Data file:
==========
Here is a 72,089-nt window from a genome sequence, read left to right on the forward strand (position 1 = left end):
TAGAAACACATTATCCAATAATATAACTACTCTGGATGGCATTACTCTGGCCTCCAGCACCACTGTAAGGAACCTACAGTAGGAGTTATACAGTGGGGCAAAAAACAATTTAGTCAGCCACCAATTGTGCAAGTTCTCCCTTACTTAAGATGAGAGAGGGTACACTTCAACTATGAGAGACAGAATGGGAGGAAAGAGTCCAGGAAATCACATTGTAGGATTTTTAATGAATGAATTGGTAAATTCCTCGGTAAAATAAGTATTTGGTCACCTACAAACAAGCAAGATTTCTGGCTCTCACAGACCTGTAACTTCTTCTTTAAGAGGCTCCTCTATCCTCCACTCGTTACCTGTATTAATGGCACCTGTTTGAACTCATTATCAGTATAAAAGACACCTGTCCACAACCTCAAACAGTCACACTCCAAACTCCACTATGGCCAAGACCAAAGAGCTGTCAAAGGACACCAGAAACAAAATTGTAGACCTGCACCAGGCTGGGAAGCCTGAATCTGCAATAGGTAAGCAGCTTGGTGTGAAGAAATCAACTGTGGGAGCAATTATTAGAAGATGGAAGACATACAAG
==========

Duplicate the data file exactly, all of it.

Here is a 72,089-nt window from a genome sequence, read left to right on the forward strand (position 1 = left end):
TAGAAACACATTATCCAATAATATAACTACTCTGGATGGCATTACTCTGGCCTCCAGCACCACTGTAAGGAACCTACAGTAGGAGTTATACAGTGGGGCAAAAAACAATTTAGTCAGCCACCAATTGTGCAAGTTCTCCCTTACTTAAGATGAGAGAGGGTACACTTCAACTATGAGAGACAGAATGGGAGGAAAGAGTCCAGGAAATCACATTGTAGGATTTTTAATGAATGAATTGGTAAATTCCTCGGTAAAATAAGTATTTGGTCACCTACAAACAAGCAAGATTTCTGGCTCTCACAGACCTGTAACTTCTTCTTTAAGAGGCTCCTCTATCCTCCACTCGTTACCTGTATTAATGGCACCTGTTTGAACTCATTATCAGTATAAAAGACACCTGTCCACAACCTCAAACAGTCACACTCCAAACTCCACTATGGCCAAGACCAAAGAGCTGTCAAAGGACACCAGAAACAAAATTGTAGACCTGCACCAGGCTGGGAAGCCTGAATCTGCAATAGGTAAGCAGCTTGGTGTGAAGAAATCAACTGTGGGAGCAATTATTAGAAGATGGAAGACATACAAG